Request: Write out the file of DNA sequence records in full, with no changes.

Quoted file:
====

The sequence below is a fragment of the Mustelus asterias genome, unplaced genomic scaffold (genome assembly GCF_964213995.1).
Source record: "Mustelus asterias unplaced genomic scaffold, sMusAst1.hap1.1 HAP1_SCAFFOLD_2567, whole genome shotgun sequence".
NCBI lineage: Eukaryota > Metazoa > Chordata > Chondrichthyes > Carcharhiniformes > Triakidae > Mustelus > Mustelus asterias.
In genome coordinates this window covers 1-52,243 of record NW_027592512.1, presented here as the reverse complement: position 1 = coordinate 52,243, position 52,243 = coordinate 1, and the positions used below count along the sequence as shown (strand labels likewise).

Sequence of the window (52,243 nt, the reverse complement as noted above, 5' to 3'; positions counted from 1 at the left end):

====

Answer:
The sequence below is a fragment of the Mustelus asterias genome, unplaced genomic scaffold (genome assembly GCF_964213995.1).
Source record: "Mustelus asterias unplaced genomic scaffold, sMusAst1.hap1.1 HAP1_SCAFFOLD_2567, whole genome shotgun sequence".
NCBI lineage: Eukaryota > Metazoa > Chordata > Chondrichthyes > Carcharhiniformes > Triakidae > Mustelus > Mustelus asterias.
In genome coordinates this window covers 1-52,243 of record NW_027592512.1, presented here as the reverse complement: position 1 = coordinate 52,243, position 52,243 = coordinate 1, and the positions used below count along the sequence as shown (strand labels likewise).

Sequence of the window (52,243 nt, the reverse complement as noted above, 5' to 3'; positions counted from 1 at the left end):